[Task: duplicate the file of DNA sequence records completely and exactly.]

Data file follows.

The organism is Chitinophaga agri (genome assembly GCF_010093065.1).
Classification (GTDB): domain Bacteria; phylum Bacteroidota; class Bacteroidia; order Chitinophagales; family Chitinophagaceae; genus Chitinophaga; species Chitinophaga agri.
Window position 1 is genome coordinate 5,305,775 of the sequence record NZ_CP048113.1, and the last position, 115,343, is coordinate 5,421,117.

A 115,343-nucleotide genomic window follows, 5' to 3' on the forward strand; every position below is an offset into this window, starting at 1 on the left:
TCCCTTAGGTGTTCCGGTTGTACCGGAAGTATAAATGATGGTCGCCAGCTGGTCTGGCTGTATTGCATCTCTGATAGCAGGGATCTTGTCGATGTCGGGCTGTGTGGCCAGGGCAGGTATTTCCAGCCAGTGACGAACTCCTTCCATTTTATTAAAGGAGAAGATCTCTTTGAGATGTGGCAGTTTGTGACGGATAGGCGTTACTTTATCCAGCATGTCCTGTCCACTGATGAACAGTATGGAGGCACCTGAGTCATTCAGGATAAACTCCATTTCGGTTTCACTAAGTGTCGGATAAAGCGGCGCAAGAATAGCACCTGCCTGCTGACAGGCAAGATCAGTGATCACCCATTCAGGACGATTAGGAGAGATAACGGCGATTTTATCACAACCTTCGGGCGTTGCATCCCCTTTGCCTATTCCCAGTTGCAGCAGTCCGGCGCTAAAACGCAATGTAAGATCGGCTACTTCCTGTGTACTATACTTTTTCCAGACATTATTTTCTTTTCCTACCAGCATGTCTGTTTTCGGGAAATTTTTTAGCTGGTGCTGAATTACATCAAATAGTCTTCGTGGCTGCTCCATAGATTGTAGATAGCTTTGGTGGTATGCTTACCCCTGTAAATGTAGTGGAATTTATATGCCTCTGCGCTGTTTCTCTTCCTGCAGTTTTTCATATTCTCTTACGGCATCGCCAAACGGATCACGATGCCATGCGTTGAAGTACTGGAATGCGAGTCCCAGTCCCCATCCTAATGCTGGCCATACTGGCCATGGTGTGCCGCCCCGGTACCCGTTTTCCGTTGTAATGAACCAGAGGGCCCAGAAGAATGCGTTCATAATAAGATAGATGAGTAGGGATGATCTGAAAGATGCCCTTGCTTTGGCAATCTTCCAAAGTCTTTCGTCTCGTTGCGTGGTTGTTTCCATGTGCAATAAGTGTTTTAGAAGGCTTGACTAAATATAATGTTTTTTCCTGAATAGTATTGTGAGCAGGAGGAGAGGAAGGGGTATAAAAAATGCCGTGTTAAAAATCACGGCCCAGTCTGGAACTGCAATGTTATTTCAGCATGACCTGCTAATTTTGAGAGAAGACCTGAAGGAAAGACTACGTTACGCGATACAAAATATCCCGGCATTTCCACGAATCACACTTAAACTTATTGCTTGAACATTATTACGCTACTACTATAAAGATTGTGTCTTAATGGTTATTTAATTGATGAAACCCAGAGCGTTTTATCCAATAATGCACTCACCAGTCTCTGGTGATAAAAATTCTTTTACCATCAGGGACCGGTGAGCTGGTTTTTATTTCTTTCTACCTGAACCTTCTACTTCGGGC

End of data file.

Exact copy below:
The organism is Chitinophaga agri (genome assembly GCF_010093065.1).
Classification (GTDB): domain Bacteria; phylum Bacteroidota; class Bacteroidia; order Chitinophagales; family Chitinophagaceae; genus Chitinophaga; species Chitinophaga agri.
Window position 1 is genome coordinate 5,305,775 of the sequence record NZ_CP048113.1, and the last position, 115,343, is coordinate 5,421,117.

A 115,343-nucleotide genomic window follows, 5' to 3' on the forward strand; every position below is an offset into this window, starting at 1 on the left:
TCCCTTAGGTGTTCCGGTTGTACCGGAAGTATAAATGATGGTCGCCAGCTGGTCTGGCTGTATTGCATCTCTGATAGCAGGGATCTTGTCGATGTCGGGCTGTGTGGCCAGGGCAGGTATTTCCAGCCAGTGACGAACTCCTTCCATTTTATTAAAGGAGAAGATCTCTTTGAGATGTGGCAGTTTGTGACGGATAGGCGTTACTTTATCCAGCATGTCCTGTCCACTGATGAACAGTATGGAGGCACCTGAGTCATTCAGGATAAACTCCATTTCGGTTTCACTAAGTGTCGGATAAAGCGGCGCAAGAATAGCACCTGCCTGCTGACAGGCAAGATCAGTGATCACCCATTCAGGACGATTAGGAGAGATAACGGCGATTTTATCACAACCTTCGGGCGTTGCATCCCCTTTGCCTATTCCCAGTTGCAGCAGTCCGGCGCTAAAACGCAATGTAAGATCGGCTACTTCCTGTGTACTATACTTTTTCCAGACATTATTTTCTTTTCCTACCAGCATGTCTGTTTTCGGGAAATTTTTTAGCTGGTGCTGAATTACATCAAATAGTCTTCGTGGCTGCTCCATAGATTGTAGATAGCTTTGGTGGTATGCTTACCCCTGTAAATGTAGTGGAATTTATATGCCTCTGCGCTGTTTCTCTTCCTGCAGTTTTTCATATTCTCTTACGGCATCGCCAAACGGATCACGATGCCATGCGTTGAAGTACTGGAATGCGAGTCCCAGTCCCCATCCTAATGCTGGCCATACTGGCCATGGTGTGCCGCCCCGGTACCCGTTTTCCGTTGTAATGAACCAGAGGGCCCAGAAGAATGCGTTCATAATAAGATAGATGAGTAGGGATGATCTGAAAGATGCCCTTGCTTTGGCAATCTTCCAAAGTCTTTCGTCTCGTTGCGTGGTTGTTTCCATGTGCAATAAGTGTTTTAGAAGGCTTGACTAAATATAATGTTTTTTCCTGAATAGTATTGTGAGCAGGAGGAGAGGAAGGGGTATAAAAAATGCCGTGTTAAAAATCACGGCCCAGTCTGGAACTGCAATGTTATTTCAGCATGACCTGCTAATTTTGAGAGAAGACCTGAAGGAAAGACTACGTTACGCGATACAAAATATCCCGGCATTTCCACGAATCACACTTAAACTTATTGCTTGAACATTATTACGCTACTACTATAAAGATTGTGTCTTAATGGTTATTTAATTGATGAAACCCAGAGCGTTTTATCCAATAATGCACTCACCAGTCTCTGGTGATAAAAATTCTTTTACCATCAGGGACCGGTGAGCTGGTTTTTATTTCTTTCTACCTGAACCTTCTACTTCGGGC